“Friend of the liver.”
Family: Asteraceae (the Aster family)
Genus: Cichorium (Latin for “field”)
Species: intybus (tubus in Latin indicates the hollow stem)
For thousands of years, people have cultivated chicory as a medicinal herb or found it a useful weed living among them. The bruised leaves have been used as a poultice on swellings, extracts of the root have been used as a diuretic and laxative, and to treat fevers and jaundice. Second-century physician Galen called chicory a “friend of the liver,” and modern research has shown root extracts to be antibacterial, anti-inflammatory and a protectant against free radicals, all supporting liver function. Chicory also slows the pulse and lowers blood sugar. Leaf extracts have similar, although weaker, medicinal effects than the roots, and have been more used as a culinary herb historically.
Chicory was a digestive aid in classical civilizations, with the leaves finding culinary application in Greece and Rome as a food, usually in salads. The herb was listed in 802 A.D. as one of Charlemagne’s plants required to be grown at all royal estates, and remained in favor through medieval times, often grown in monasteries.
The root has a smooth, creamy feeling in the mouth that today can be found as a fat replacement in ice creams and dressings, but historically that creaminess found its use as a coffee substitute. Though it doesn’t contain caffeine, dried and roasted it tastes very much like coffee. In 1766, Frederick the Great banned the importation of coffee into Prussia, leading to the development of possibly the first coffee substitute including chicory root. The French used it throughout the Napoleonic Era as a coffee substitute alone or in a mix. Chicory was also adopted as a coffee substitute by Confederate soldiers during the American Civil War, who knew the mix as “Confederate Coffee.” It’s still found in the United States, particularly around New Orleans which had coffee supplies blockaded during the Civil War and somehow chicory stuck as a popular flavor of coffee. It was also used in England during the Second World War, where “Camp Coffee,” a coffee and chicory essence, has been on sale since 1885.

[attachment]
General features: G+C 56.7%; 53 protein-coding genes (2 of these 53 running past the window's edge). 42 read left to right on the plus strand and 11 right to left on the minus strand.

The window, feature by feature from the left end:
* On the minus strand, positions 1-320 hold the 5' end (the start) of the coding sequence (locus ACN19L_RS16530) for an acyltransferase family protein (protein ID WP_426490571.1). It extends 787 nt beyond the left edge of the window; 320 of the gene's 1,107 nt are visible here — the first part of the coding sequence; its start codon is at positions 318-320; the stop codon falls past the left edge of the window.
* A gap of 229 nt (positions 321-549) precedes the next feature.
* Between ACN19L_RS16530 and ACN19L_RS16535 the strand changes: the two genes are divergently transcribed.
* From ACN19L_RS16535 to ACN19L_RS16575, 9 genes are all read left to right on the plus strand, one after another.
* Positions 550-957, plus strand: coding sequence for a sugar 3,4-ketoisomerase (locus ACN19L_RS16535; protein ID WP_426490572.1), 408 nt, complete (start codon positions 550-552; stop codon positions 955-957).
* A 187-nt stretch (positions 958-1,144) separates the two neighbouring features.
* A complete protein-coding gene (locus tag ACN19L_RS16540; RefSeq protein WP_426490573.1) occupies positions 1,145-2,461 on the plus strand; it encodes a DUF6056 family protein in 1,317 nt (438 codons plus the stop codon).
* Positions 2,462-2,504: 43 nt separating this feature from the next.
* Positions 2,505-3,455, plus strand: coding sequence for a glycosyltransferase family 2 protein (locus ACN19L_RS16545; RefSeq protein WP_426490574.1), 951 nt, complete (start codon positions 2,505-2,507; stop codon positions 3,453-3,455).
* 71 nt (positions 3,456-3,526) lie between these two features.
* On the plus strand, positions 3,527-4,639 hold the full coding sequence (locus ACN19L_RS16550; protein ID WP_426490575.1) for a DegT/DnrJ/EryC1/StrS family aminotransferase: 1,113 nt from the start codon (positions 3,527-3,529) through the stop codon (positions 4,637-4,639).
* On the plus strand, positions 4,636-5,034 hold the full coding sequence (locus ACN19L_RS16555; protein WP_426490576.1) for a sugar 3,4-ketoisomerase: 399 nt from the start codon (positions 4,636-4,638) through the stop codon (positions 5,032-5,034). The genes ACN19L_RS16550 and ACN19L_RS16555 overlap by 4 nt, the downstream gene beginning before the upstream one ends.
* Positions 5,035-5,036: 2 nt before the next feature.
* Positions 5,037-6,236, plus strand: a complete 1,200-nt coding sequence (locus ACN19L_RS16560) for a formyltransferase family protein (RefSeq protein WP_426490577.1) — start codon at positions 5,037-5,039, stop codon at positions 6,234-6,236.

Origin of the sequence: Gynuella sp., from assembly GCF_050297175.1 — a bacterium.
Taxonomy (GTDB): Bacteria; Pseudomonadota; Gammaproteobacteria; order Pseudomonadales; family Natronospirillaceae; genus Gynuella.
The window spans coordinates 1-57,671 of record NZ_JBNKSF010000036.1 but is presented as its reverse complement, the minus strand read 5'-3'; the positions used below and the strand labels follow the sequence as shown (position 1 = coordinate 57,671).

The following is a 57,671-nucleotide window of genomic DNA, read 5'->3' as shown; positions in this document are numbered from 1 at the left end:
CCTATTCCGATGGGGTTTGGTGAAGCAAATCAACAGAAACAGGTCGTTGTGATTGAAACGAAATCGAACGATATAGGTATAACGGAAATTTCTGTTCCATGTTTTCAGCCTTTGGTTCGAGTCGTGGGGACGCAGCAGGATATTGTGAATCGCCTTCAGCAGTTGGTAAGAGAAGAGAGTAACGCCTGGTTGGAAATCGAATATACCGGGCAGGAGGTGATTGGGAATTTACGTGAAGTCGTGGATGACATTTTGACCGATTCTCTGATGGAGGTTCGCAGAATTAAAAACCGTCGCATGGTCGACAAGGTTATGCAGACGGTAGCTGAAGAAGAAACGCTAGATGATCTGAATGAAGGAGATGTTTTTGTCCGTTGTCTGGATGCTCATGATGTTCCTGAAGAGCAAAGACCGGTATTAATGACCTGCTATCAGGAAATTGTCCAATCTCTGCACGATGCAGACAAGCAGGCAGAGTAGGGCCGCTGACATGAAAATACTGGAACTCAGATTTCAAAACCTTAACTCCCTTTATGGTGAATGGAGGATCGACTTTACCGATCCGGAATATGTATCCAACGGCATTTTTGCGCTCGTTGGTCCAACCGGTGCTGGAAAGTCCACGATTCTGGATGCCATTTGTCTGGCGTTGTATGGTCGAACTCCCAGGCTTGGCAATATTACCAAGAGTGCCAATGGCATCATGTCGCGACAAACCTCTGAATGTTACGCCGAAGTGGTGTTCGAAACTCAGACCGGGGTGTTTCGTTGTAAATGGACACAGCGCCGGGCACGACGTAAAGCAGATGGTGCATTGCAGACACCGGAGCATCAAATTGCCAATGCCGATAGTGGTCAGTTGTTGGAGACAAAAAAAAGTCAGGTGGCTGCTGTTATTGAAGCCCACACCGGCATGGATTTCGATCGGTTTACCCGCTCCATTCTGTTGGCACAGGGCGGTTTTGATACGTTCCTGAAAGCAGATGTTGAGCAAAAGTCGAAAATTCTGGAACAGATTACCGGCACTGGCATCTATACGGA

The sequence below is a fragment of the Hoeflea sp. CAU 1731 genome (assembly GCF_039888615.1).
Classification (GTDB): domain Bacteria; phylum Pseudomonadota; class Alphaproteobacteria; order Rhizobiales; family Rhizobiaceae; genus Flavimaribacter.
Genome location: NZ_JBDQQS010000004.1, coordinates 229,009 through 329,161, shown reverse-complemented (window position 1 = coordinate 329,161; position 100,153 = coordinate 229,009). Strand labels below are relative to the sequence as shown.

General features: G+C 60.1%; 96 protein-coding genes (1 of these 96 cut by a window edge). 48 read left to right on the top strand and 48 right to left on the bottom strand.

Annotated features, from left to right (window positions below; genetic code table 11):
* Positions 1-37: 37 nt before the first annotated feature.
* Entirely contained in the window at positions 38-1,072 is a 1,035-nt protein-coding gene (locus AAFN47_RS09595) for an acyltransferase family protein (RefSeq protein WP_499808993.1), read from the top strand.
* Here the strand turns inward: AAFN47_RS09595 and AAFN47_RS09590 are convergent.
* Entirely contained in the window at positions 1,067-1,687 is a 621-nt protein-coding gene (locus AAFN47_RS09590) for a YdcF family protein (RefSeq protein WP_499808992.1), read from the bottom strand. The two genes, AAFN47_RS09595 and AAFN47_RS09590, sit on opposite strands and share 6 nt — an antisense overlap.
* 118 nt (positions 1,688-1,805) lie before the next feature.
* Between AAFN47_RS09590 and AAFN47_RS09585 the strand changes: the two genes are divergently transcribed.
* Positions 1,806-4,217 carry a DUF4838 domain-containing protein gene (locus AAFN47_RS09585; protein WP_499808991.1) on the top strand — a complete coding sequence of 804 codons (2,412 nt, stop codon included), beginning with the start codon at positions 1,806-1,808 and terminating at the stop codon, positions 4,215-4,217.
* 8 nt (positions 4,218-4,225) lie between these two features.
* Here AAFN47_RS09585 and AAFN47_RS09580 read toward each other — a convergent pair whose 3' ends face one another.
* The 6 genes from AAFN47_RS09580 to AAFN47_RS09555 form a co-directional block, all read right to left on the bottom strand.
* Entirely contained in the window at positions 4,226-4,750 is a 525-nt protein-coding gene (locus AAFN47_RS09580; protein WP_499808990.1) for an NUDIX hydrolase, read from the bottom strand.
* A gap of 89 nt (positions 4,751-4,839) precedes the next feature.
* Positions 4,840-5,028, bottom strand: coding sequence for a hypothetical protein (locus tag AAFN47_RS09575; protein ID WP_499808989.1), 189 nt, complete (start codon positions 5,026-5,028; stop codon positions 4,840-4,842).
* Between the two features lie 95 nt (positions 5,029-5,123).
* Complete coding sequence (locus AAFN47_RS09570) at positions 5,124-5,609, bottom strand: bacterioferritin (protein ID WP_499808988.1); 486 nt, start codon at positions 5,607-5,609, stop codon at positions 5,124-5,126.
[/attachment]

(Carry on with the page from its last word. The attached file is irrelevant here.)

A larger cousin of the dandelion, chicory’s leaves are tastiest when young in the spring and can be used in a salad just like dandelion greens. The summer heat tends to make them taste more bitter, though still edible. By late summer the leaves might best be cooked like collards, and they can be mixed with other greens to minimize the bitter flavor. On the much younger end, a common meal in Rome, puntarelle, is made with chicory sprouts or young plants.
Science today seems to be at the beginnings of understanding the microbiome, the complex world of the human gut, which may effect our lives far more than previously thought (well, by science). Chicory is off the charts as a source of dietary fiber. Nearly 65 percent of raw chicory root, by weight, is dietary fiber, with a significant amount being the naturally soluble dietary fiber made up of inulin. Inulin is a prebiotic fiber that is also found in bananas, jicama and Jerusalem artichoke. It is a complex, plant-based carbohydrate that humans cannot specifically digest but it is an important source of fuel for gut bacteria, allowing them to create life-sustaining chemicals like short chain fatty acids that appear to play an important role in prebiotics and probiotics, which are increasingly thought to be crucial to our microbiome and thus our overall health and sense of wellness.